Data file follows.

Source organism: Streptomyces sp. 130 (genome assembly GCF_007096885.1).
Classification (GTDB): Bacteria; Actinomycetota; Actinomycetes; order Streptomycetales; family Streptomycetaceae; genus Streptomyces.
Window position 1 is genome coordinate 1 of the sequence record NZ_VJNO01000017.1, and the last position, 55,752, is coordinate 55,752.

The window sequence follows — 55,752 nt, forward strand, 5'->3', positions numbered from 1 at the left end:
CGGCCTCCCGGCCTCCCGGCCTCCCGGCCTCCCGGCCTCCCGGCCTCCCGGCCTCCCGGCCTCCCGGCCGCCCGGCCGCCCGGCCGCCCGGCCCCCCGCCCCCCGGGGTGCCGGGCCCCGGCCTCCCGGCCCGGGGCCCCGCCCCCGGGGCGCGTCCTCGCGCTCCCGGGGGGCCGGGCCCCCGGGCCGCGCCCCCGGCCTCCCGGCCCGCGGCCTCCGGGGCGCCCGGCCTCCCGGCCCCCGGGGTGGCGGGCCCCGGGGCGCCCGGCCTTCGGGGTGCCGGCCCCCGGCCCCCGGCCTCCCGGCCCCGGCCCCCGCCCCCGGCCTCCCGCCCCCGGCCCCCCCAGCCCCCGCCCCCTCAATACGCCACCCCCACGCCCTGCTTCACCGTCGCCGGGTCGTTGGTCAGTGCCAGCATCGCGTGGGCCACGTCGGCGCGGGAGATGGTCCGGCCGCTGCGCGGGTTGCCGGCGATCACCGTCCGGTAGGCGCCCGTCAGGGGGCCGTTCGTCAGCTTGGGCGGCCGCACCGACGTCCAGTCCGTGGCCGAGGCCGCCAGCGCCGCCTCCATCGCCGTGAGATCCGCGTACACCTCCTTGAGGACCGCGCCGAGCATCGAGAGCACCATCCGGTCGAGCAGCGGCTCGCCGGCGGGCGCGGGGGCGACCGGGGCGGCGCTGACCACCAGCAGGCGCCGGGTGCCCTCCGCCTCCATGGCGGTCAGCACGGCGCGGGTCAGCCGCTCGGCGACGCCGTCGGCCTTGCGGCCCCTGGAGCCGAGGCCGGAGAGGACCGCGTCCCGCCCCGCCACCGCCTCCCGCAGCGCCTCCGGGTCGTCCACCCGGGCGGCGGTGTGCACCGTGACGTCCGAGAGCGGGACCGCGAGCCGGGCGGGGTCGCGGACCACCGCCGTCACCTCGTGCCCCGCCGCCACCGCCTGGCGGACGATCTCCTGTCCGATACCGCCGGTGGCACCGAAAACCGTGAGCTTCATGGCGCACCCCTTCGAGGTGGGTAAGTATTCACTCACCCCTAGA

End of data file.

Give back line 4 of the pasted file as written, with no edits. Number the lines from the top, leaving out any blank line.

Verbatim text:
The window sequence follows — 55,752 nt, forward strand, 5'->3', positions numbered from 1 at the left end: